It's a no-bake casserole, so you can stir it together fast on your stove top, yet the results are creamy, cheesy, and delicious.

While there are many versions of this popular Pennsylvania Dutch casserole out there, we stand by our way of doing it. Instead of canned soup, which is often used in these recipes, we prefer a combination of fresh milk and evaporated (the latter for richness). 

For color, texture, and nutrition, we like to add peas and diced carrots (frozen to keep things simple). We use a combination of Swiss and sharp cheddar with the ham, which brings plenty of flavor. We also add sour cream and a bit of mustard powder. These bring the right touch of tangy brightness to the creamy sauce, without overpowering it. The results will snap your taste buds to life (instead of putting them to sleep with a dish that's too bland). This casserole may look plain, but it's amazingly satisfying. We hope you agree. So...


Keep things simple and eat with joy,

~ Cleo



To download a free PDF document
of this recipe that you can print,
save, or share, click here.

Click here for free recipe PDF.



Cleo Coyle's
Pennsylvania Dutch Ham,
Cheese, and Noodle Casserole 


Ingredients:

1 tablespoon vegetable or canola oil
1 tablespoon (salted) butter
2 cups cooked ham, diced into small pieces
1-1/2 cups frozen peas and diced carrots
(do not thaw)
1 can (12 ounces) evaporated milk
1 cup fresh milk (splash in more for extra creaminess)
1/2 cup sour cream
1/2 teaspoon mustard powder*
2 cups shredded cheese 
(We use 1 cup Swiss and 1 cup sharp cheddar)*
12-ounce package of extra-wide egg noodles,
     cooked and drained
(See our Noodle Note)**
Salt and pepper to taste

*Ingredient notes: Mustard powder works best in this recipe, but in a pinch you can substitute 1 to 2 teaspoons prepared yellow mustard. As for the cheese, a combination of cheeses is delicious in this recipe. We like to use 1 cup shredded Swiss and 1 cup shredded sharp or mild cheddar or even Colby-Jack. Velveeta is fine if you’re a fan. But it’s so mild that we suggest you combine it with either shredded Swiss or extra-sharp cheddar for better flavor.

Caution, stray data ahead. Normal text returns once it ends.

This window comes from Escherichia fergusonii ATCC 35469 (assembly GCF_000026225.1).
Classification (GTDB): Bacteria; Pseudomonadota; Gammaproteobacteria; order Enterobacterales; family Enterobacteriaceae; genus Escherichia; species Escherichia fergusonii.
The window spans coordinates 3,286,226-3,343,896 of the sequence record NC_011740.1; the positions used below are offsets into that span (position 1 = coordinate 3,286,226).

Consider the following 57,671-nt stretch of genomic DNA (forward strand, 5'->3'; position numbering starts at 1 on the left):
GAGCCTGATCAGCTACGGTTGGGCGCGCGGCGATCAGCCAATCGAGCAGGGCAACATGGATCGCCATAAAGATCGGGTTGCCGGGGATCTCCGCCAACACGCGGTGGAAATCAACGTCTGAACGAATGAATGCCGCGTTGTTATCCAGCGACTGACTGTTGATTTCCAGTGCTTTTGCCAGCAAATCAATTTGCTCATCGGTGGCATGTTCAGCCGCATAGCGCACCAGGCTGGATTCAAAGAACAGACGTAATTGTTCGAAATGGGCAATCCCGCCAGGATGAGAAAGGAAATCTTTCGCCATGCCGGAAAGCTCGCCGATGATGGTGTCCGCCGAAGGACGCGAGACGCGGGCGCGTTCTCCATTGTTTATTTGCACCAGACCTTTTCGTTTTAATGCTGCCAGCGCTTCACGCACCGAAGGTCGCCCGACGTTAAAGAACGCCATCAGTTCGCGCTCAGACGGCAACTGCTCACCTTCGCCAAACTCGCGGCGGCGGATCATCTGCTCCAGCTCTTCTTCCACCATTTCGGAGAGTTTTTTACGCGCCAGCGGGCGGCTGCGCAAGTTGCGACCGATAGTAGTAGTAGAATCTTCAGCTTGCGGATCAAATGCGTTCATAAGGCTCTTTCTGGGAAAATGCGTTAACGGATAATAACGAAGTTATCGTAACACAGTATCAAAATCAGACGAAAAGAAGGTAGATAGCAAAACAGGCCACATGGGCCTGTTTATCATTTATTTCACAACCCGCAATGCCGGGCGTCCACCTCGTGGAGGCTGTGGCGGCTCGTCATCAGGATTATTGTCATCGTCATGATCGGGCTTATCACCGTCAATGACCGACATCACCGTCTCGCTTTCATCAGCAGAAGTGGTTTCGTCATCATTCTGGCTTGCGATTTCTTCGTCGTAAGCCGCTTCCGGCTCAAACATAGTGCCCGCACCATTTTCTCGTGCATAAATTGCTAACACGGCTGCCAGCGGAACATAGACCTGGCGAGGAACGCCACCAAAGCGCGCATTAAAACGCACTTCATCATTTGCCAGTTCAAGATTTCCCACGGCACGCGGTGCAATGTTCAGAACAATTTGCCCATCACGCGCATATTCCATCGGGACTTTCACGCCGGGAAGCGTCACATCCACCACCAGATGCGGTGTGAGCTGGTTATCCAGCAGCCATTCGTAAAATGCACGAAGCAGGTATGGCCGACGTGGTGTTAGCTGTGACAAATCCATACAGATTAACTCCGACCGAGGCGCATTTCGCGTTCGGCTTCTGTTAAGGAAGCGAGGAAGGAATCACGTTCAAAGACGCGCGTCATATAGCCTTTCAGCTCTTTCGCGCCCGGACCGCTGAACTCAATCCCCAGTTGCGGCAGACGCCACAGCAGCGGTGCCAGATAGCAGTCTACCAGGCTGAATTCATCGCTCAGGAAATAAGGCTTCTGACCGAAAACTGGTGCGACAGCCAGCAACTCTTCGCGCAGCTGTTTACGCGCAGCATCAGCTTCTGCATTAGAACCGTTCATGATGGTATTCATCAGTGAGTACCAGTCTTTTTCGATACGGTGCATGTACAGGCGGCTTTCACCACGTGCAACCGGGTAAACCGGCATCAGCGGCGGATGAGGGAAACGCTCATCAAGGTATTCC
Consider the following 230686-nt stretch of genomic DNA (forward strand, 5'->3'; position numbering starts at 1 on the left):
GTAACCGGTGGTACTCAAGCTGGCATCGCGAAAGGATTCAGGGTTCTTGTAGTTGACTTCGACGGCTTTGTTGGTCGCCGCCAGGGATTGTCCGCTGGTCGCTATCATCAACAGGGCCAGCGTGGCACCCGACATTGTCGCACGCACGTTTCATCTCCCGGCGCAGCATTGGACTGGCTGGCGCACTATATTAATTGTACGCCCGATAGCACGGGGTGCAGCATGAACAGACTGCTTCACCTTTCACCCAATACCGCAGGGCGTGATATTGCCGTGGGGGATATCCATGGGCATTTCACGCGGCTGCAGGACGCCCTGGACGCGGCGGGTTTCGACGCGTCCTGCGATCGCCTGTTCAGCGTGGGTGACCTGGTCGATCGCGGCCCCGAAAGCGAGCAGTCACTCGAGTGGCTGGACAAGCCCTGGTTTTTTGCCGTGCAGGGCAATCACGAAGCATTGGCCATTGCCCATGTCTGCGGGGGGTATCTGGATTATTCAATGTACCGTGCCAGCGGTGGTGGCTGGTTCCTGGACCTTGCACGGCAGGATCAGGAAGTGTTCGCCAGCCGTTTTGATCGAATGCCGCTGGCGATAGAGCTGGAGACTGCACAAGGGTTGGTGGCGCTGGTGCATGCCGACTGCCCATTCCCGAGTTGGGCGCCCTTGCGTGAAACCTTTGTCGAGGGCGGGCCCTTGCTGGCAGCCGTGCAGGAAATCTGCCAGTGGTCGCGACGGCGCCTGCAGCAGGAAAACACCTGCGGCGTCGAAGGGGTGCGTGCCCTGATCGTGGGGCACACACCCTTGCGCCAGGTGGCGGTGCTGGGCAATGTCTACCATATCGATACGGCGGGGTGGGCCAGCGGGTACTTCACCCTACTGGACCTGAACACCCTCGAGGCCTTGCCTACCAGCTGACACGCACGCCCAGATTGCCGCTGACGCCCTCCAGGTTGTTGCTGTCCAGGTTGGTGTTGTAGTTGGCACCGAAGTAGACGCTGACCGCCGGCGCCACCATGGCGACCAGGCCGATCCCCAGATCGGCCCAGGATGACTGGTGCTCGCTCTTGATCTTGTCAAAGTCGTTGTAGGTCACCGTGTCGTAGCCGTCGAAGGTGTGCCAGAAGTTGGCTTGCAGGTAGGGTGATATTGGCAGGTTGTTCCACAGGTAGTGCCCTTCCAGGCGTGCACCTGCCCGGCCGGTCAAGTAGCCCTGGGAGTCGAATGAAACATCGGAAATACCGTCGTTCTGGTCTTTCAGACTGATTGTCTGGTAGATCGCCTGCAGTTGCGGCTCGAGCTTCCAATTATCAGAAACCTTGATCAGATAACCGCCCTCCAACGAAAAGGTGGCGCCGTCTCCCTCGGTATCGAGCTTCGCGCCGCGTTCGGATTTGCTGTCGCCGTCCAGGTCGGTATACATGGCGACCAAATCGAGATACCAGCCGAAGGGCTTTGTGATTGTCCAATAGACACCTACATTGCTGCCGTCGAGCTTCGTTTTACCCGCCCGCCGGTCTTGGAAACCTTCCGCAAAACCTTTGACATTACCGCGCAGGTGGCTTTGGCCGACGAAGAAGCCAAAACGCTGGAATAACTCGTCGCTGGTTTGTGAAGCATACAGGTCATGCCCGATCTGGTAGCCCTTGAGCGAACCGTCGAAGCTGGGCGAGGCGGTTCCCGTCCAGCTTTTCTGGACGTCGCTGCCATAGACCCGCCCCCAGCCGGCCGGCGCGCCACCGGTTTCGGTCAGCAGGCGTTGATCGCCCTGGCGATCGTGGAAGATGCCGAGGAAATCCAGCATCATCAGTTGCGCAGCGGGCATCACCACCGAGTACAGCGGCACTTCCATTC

Directions:

Step 1 – S
auté ham and veg for flavor: In a large (at least 4-quart) skillet or saucepan warm the oil and butter over medium-high heat. When the butter is melted, add the ham and sauté for a minute or two. Add the (still) frozen peas and carrots and toss them to coat. (Do not try to cook them in this step, but do toss them enough to get their exteriors glistening with the butter and oil for good flavor in the final dish.)

Step 2 - Create the creamy sauce: Stir in the can of evaporated milk, the fresh milk, sour cream, and mustard powder. Heat to boiling. Reduce the heat to medium-low. Now add the shredded cheese and stir until everything is melted and smooth. Remove from heat, cover, and set aside.

**Step 3 – Cook the noodles, according to package directions. Al dente is best, do not over-cook. The minute they are well drained, add them to the pan of creamy ham and cheese and heat everything through until bubbling. If you find the sauce on the thick side, splash in a bit more fresh milk. Add salt and pepper to taste 
and eat with joy!



**Noodle Note – While you may be tempted to cook the noodles first, and set them aside while you make the sauce, my advice is don’t. When egg noodles cool, they stick together like the dickens. The result will be a heartbreaking noodle-blob that will ruin your casserole. So be sure to add the egg noodles right after they have been drained, while still hot, and you shouldn't have any problems eating with joy. :)





Recipe PDF

Click here for a free
PFD of this recipe.


May you eat (and read) with joy!

~ Cleo Coyle

New York Times bestselling author of
The Coffeehouse Mysteries

Yes, this is me, Cleo (aka Alice). 
Friend me on facebook here.
Follow me on twitter here
Visit my online coffeehouse here.